1. At petitioner's trial, Vanessa Cox described the transfer of possession quite differently. She testified that, as she and petitioner were getting ready to leave the house, petitioner asked "would you please carry this for me" and simultaneously dumped the drugs into her purse. According to Cox, she looked into her purse, saw the drugs, and said "would you please take this, I do not want this in my purse." Petitioner allegedly replied "okay, just a minute, I will," and then went out of the room. At that point the police entered the house. Tr. 12-14. David Saddler, who was in the next room at the time of the transfer, corroborated Cox's version of the events, testifying that he heard Cox say "I do not want this in my purse" and that he heard petitioner reply "don't worry" or something to that effect. Id., at 100. Although none of the lower courts specifically found that Cox did not consent to the bailment, the trial court clearly was skeptical about petitioner's version of events: "The Court finds it unbelievable that just of his own volition, David Rawlings put the contraband in the purse of Mrs. Cox just a minute before the officers knocked on the door. He had been carrying these things around Bowling Green in a bank deposit sack for days, either on his person or in his pocket, and it is unworthy of belief that just immediately before the officers knocked on the door that he put them in the purse of Vanessa Cox. It is far more plausible to believe that he saw the officers pull up out front and then elected to 'push them off' on Vanessa Cox, believing that search was probable, possible, and emminent [sic]." App. 21.

2. Petitioner also claims that he is entitled to "automatic standing" to contest the legality of the search that uncovered the drugs. See Jones v. United States, 362 U.S. 257 (1960). Our decision today in United States v. Salvucci, ante, p. 83, disposes of this contention adversely to him.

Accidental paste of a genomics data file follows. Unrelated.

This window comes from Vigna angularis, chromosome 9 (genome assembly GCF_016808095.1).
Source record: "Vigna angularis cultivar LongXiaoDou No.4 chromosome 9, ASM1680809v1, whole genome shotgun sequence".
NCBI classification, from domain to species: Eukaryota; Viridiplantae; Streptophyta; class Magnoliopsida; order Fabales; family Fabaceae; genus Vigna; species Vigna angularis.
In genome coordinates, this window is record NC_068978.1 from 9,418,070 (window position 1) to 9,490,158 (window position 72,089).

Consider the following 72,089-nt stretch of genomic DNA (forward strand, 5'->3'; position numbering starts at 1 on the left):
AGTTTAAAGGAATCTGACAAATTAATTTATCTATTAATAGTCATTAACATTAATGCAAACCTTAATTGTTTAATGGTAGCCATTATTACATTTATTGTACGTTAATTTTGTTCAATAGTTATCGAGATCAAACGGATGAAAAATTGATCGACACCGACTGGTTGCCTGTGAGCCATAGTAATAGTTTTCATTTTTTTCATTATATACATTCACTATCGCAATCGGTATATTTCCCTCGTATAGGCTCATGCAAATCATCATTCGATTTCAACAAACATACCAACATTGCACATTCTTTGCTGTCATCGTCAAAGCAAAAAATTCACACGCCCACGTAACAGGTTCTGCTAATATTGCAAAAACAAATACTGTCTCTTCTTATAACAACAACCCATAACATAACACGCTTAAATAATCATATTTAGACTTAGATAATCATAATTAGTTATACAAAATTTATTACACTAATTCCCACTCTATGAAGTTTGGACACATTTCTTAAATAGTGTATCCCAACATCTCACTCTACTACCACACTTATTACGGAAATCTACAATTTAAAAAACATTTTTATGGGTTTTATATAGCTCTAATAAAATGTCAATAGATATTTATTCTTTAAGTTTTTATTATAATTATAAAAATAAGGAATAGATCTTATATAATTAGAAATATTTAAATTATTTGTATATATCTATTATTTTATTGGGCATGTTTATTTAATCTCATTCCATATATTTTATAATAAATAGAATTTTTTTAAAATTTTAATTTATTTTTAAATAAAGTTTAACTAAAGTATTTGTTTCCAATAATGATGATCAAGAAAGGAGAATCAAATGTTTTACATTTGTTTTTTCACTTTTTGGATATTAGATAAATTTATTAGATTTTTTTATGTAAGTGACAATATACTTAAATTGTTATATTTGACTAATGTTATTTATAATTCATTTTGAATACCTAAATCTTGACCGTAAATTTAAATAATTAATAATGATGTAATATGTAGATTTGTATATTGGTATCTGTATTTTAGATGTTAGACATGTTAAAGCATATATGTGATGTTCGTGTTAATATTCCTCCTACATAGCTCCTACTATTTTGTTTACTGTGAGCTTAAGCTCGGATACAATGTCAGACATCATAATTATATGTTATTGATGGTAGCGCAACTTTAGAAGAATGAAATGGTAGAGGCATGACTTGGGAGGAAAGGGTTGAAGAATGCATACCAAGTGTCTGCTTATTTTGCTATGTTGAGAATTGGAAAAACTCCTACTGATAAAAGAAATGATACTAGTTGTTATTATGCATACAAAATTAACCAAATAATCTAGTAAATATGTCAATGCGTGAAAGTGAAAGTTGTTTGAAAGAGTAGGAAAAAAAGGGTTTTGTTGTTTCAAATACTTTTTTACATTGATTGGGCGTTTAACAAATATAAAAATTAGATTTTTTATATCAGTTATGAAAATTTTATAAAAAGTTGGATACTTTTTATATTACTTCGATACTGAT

3. Under questioning by his own counsel, petitioner testified as follows: "Q72 Did you feel that Vannessa [sic] Cox's purse would be free from the intrusion of the officers as you sat there? When you put the pills in her purse, did you feel that they would be free from governmental intrusion? "A No sir." App. 48. The trial court also credited this statement, noting immediately: "You know what, I believe this boy tells the truth. You all wanted to bring him in here before the Court, and he said, 'no, I want a jury.' He said 'no, I don't understand that.' And I don't blame him for not understanding that. That's the first time I've ever seen such a thing brought on before this Court, and I've been here for quite a few years as an attorney, of course. "Now, no question but what the boy fully understood what was meant by that. None at all in the Court's mind. If you want to go ahead, you can do so." Ibid.

4. But see n. 1, supra.

5. "The reasonableness of seizures that are less intrusive than a traditional arrest, see Dunaway v. New York, 442 U.S. 200, 209-210 (1979); Terry v. Ohio, 392 U.S. 1, 20 (1968), depends 'on a balance between the public interest and the individual's right to personal security free from arbitrary interference by law officers.' Pennsylvania v. Mimms, 434 U.S. 106, 109 (1977); United States v. Brignoni-Ponce, [422 U.S. 873, 878 (1975)]. Consideration of the constitutionality of such seizures involves a weighing of the gravity of the public concerns served by the seizure, the degree to which the seizure advances the public interest, and the severity of the interference with individual liberty." Brown v. Texas, 443 U.S. 47, 50-51 (1979).

6. The fruits of the search of petitioner's person were, of course, not necessary to support probable cause to arrest petitioner.

* The Court invites the reader to "contrast" Jones v. United States, 362 U.S. 257 (1960), which it expressly overrules, and to "see" Simmons v. United States, 390 U.S. 377, 389-390 (1968). Ante, at 105, 104. The passage cited in Simmons contains the following language: "At one time, a defendant who wished to assert a Fourth Amendment objection was required to show that he was the owner or possessor of the seized property or that he had a possessory interest in the searched premises." 390 U.S., at 389-390 (emphasis supplied). The Court in Simmons then observed that Jones had "relaxed" those standing requirements by holding that in a case charging a possessory offense "the Government is precluded from denying that the defendant has the requisite possessory interest to challenge the admission of the evidence. . . ." 390 U.S., at 390. The Court also "contrasts" two other cases in connection with its subsidiary point that a "bailment" that is "precipitous" may not be enough to show that a person "took normal precautions to maintain his privacy." Ante, at 105. The Court also cites Katz v. United States, 389 U.S. 347 (1967), as the source of the phrase "legitimate expectation of privacy." But Katz did not purport to restrict the interest protected by the Fourth Amendment, see infra, at 119-120.